Oldman’s Guide to Outsmarting Wine
Excerpts from the Book
On Southern Rhone wine:
In my living room, I have a fluffy sheepskin rug that draws my guests like moths to a flame. Friends take me aside and ask if they can visit with it. They kick off their shoes and rub their feet through it. They roll around on it like catnipping cats. They curl up and fall asleep on it.
This comforting cloud of a rug reminds me of wine from the Southern Rhone: it's generally not fancy or expensive, but it is immensely satisfying, especially in the bone chilling days of winter…
I couldn't take it anymore. Whenever I had Gewürztraminer with wine-wise friends, someone would invariably say: "Smells like lychees".
"What's lychees?", I was afraid to ask, with no clue except vague childhood memories of a New Jersey dive of the same name, catering to gringos with chop suey, duck sauce, and a life-sized fiberglass Buddha. So I set out my own mission and trundled down to New York's Chinatown, where I secured one bag of Honda Intl. dried lychees and one can Wu Chung lychees in syrup….
On extending the life of wine:
I admit it: I own a pump that few people know about. (No, it not a "girth-grower" hawked in the back of gentlemen's magazines, although if I did, I'd probably keep that a secret too.) The pump I have is the Vacuvin, an inexpensive plastic pump that fits atop a specially made rubber stopper that you insert into an opened wine bottle. Pump the lever several times, and it creates a partial vacuum in the bottle.
Does this rigmarole really extend the life of opened wine? The answer is: yes…but….
On red Burgundy:
"Backwash at $200 a bottle?
There I was, finishing my first barrel sample in the dark, chilly cellar of one of Burgundy's most celebrated domains. As I went to pour the remnants of my glass into a nearby spittoon, my host, a renowned winemaker, reacted as if I were about to leap off a cliff.
"Non!" he barked, grabbing my arm. He then poured the remains of his glass back into the barrel, and motioned for me to do this same. I did so reluctantly, wondering if this winery was in the business of hawking backwash at $200 a bottle.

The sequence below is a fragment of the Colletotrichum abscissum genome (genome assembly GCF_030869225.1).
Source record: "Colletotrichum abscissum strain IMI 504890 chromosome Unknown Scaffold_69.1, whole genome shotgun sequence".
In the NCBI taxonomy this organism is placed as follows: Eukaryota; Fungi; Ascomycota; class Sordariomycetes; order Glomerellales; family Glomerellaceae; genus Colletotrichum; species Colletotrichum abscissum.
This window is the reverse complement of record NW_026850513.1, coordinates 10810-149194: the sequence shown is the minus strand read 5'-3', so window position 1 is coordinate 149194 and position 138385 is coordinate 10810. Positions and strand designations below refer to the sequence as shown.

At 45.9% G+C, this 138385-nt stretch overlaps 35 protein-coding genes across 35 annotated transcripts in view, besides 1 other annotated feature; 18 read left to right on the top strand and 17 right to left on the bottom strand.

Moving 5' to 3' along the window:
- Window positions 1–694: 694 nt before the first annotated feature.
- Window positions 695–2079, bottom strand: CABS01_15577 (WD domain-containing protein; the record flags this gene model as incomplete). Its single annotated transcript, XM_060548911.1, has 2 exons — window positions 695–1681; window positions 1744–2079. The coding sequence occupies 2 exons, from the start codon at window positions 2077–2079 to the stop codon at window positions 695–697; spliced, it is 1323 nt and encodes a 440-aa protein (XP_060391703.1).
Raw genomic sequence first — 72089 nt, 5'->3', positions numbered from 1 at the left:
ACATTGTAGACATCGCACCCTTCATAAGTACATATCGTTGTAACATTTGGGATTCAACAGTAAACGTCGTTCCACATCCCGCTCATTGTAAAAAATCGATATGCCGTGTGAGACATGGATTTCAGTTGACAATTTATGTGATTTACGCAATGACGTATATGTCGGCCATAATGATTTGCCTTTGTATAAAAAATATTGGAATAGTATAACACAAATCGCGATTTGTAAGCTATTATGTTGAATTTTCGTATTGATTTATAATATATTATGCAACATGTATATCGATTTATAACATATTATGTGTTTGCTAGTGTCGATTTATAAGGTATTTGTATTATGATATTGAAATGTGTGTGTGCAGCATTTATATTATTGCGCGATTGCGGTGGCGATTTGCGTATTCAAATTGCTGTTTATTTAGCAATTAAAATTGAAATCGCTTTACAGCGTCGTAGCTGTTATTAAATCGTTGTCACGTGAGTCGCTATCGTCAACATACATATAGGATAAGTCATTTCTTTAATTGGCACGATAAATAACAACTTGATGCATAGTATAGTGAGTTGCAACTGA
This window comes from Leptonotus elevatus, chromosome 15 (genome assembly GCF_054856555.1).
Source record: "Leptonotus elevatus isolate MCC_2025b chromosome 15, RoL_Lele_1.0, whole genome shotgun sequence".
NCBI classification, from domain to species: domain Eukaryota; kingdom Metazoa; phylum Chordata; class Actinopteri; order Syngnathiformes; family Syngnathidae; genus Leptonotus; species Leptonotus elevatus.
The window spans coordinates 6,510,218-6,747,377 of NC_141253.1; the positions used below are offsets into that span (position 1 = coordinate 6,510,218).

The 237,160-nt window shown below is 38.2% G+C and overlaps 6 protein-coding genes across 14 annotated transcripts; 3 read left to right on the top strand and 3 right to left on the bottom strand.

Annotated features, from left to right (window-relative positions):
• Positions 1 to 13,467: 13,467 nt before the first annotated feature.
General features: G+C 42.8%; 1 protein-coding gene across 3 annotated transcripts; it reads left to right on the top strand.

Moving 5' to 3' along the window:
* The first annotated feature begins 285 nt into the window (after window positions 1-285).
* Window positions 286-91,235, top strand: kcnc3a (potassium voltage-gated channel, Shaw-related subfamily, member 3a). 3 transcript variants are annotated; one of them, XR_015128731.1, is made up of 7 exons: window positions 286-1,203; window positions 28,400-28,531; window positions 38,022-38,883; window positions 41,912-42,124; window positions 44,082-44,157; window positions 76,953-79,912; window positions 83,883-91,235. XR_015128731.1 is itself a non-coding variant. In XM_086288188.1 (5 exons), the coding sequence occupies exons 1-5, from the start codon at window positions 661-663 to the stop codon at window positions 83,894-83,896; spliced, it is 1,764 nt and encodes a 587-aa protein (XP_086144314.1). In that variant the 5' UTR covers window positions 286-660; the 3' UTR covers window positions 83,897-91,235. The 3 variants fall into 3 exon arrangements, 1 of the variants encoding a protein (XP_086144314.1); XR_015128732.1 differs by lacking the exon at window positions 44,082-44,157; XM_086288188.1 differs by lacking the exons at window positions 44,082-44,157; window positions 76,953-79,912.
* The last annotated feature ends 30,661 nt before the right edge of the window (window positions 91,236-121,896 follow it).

So it was at every domain I visited in Burgundy's Cote D'Or, or "Golden Slope," where wine is so scarce they won't even waste your last, saliva-saturated drops……
The great unanswered questioned, when Anthony Hopkins' Hannibal Lecter references his pairing of "liver with some fava beans, and a nice Chianti" in that famous scene of Silence of the Lambs, is whether Lecter proves himself a connoisseur or a rube.
The verdict is that Lecter is spot-on in his match, as the juicy, tart cherry quality of a good Italian Chianti brings out the best in a gamy slice of liver and earthy fava beans….
On White Zinfandel:
"You might call White Zinfandel the Bee Gees of wine: castigated by the cognoscenti, yet loved by legions."
On wine from Alsace:
"Want to sound wine savvy in one word? When asked your favorite wine region, raise a randy brow, affect an air of breezy nonchalance, and say "ahl-ZASS."
On the complexity of Burgundy:
"If they didn't know about my interest in wine, visitors to my kitchen might think I had a strange obsession with tracking crime scenes. On my kitchen wall I have two long maps, with flags marking off locations, straight out of a Kojak rerun. Instead of marking homicides, however, I track the locations of the Burgundies I've had, as the maps give a microscopic, vineyard-by-vineyard account of this region…"